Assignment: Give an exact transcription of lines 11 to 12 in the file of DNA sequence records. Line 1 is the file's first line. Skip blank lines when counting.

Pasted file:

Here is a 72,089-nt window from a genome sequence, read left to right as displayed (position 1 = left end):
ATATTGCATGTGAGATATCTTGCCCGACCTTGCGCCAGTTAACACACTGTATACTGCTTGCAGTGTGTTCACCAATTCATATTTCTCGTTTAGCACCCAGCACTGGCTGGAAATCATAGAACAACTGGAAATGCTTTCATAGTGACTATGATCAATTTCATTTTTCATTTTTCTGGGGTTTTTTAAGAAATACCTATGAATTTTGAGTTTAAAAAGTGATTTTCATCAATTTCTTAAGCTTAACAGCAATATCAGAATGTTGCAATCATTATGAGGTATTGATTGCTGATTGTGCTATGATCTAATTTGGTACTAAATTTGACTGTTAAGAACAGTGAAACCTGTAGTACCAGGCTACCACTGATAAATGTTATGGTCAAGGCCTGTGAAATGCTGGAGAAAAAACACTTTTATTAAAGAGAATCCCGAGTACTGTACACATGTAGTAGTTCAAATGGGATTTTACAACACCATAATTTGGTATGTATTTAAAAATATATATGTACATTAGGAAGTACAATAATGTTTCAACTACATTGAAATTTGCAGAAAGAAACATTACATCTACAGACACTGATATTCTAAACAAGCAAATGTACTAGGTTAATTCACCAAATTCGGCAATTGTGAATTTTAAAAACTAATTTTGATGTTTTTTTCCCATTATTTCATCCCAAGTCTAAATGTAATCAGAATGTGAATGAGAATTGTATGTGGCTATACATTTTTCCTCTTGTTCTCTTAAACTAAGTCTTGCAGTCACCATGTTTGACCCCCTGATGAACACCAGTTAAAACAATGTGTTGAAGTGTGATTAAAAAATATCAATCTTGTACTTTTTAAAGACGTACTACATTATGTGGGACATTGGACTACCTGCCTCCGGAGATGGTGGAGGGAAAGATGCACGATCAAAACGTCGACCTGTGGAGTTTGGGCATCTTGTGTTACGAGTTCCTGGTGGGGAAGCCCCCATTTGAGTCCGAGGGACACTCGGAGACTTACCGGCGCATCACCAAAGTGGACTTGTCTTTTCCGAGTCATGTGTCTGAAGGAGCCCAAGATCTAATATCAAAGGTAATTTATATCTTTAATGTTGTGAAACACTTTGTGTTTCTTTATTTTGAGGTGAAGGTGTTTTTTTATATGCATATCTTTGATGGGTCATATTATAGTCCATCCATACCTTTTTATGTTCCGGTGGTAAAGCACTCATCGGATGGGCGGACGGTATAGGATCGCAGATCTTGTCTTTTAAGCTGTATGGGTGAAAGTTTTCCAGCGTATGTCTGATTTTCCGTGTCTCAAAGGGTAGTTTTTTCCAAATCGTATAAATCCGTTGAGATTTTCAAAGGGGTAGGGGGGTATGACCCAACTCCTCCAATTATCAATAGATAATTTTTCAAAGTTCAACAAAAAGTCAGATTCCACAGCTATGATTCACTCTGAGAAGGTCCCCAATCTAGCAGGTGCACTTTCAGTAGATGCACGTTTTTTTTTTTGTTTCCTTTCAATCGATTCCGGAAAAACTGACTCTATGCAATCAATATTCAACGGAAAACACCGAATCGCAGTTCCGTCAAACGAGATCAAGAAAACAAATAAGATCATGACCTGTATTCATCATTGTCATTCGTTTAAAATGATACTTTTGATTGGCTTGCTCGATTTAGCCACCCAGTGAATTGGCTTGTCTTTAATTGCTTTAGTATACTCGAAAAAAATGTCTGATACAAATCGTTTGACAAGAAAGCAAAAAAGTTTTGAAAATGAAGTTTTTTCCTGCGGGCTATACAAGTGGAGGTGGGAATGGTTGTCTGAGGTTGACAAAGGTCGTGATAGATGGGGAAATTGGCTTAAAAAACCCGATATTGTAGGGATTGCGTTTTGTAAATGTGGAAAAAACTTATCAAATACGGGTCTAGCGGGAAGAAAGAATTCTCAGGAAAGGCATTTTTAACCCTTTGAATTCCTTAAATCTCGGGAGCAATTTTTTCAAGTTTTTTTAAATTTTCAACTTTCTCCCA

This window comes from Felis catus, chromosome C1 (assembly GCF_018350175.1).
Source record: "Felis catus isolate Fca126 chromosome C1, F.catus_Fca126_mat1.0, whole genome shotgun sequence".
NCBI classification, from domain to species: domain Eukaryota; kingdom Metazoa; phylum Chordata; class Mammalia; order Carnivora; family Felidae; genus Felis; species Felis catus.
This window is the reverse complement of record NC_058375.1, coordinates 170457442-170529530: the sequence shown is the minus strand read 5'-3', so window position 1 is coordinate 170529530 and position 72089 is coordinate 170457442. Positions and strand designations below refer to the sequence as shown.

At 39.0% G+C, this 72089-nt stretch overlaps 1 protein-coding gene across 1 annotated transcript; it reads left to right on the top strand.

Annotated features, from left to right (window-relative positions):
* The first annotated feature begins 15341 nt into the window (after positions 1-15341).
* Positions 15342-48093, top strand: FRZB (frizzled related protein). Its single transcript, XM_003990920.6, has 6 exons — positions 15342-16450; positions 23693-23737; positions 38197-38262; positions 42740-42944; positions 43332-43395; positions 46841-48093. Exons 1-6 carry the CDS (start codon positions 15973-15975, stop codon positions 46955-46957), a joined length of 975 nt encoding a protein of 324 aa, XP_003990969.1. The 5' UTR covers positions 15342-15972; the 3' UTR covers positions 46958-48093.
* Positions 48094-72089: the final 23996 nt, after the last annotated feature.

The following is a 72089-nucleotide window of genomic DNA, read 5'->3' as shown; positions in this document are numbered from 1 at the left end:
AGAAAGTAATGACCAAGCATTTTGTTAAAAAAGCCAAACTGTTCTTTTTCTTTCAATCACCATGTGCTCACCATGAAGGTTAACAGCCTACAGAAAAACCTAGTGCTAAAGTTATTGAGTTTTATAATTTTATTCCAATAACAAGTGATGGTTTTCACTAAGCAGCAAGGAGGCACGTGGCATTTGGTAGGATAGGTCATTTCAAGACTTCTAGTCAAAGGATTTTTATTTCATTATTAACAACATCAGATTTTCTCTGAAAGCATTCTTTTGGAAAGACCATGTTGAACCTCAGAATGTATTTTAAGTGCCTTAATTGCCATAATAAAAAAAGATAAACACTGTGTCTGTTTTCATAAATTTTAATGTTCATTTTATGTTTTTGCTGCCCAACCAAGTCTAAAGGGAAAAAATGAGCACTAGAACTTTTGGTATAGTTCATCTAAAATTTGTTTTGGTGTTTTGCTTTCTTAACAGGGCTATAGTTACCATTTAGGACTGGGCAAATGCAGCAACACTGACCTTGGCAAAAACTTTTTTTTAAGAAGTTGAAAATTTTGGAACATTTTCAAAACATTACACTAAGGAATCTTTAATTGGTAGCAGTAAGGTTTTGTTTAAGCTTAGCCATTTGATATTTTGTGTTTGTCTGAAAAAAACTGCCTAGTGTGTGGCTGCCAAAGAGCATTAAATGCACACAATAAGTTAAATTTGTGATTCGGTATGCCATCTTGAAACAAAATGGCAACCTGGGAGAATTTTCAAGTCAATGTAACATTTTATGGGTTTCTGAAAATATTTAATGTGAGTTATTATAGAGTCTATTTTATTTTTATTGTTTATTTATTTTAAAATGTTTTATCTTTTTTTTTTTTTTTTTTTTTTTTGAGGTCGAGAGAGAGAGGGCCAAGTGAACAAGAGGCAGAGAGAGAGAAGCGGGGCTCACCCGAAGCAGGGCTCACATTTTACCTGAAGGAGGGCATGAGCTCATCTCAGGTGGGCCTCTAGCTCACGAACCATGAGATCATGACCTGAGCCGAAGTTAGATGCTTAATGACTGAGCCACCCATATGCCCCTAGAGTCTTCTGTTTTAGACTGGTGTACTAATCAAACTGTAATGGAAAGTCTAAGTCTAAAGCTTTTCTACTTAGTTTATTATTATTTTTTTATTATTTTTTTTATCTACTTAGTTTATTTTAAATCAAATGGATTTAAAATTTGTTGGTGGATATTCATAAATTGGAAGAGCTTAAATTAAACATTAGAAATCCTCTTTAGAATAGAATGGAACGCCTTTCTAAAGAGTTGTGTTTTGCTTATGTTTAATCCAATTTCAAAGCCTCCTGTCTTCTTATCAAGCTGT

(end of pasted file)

* Positions 48094-72089: the final 23996 nt, after the last annotated feature.

The following is a 72089-nucleotide window of genomic DNA, read 5'->3' as shown; positions in this document are numbered from 1 at the left end: